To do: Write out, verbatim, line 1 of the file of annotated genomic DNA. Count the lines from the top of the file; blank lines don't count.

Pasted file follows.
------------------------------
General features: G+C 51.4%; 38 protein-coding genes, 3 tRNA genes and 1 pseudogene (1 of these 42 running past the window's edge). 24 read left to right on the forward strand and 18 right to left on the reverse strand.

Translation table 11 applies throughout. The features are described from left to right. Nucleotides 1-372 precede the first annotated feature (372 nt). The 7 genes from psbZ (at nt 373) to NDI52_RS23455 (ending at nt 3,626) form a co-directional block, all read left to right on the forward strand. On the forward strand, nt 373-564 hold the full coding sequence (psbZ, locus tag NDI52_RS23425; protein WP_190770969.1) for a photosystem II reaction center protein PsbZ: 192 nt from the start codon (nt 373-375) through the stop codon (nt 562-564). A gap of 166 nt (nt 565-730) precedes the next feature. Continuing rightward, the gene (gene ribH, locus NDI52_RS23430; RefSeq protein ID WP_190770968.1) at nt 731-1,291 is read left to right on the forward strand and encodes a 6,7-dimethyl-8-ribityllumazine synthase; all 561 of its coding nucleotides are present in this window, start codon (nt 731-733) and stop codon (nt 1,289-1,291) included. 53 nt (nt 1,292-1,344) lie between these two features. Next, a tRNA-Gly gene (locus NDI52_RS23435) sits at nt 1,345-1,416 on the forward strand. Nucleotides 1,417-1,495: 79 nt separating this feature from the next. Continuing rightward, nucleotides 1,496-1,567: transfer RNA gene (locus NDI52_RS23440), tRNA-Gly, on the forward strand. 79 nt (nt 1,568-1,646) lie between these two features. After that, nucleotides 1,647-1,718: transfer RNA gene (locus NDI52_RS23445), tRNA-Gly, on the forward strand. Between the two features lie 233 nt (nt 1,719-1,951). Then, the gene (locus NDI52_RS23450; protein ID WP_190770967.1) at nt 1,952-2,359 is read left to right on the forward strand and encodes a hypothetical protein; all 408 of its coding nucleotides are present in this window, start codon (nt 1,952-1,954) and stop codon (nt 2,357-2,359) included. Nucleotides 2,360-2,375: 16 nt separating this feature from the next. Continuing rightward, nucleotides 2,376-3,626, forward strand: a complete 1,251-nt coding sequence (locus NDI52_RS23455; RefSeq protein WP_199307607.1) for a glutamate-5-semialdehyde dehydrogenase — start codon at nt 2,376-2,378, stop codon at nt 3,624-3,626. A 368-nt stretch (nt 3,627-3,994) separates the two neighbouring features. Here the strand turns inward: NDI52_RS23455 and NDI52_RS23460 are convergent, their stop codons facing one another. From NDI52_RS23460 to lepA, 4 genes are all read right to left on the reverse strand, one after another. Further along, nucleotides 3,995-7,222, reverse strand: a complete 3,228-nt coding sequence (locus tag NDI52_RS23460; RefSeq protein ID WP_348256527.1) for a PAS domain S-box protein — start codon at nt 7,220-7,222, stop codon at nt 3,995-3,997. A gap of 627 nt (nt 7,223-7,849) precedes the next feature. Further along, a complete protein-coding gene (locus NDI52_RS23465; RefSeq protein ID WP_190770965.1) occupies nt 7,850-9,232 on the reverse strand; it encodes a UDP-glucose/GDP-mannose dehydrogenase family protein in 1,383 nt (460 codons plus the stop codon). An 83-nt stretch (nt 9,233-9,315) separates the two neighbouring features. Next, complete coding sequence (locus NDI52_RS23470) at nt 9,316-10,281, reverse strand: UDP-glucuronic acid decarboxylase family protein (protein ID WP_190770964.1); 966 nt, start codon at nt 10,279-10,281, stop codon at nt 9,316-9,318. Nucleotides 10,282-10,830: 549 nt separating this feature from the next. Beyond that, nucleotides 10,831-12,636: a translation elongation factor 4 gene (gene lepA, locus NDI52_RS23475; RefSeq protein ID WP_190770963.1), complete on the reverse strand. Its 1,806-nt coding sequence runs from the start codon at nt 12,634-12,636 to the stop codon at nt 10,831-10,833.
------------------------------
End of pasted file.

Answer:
General features: G+C 51.4%; 38 protein-coding genes, 3 tRNA genes and 1 pseudogene (1 of these 42 running past the window's edge). 24 read left to right on the forward strand and 18 right to left on the reverse strand.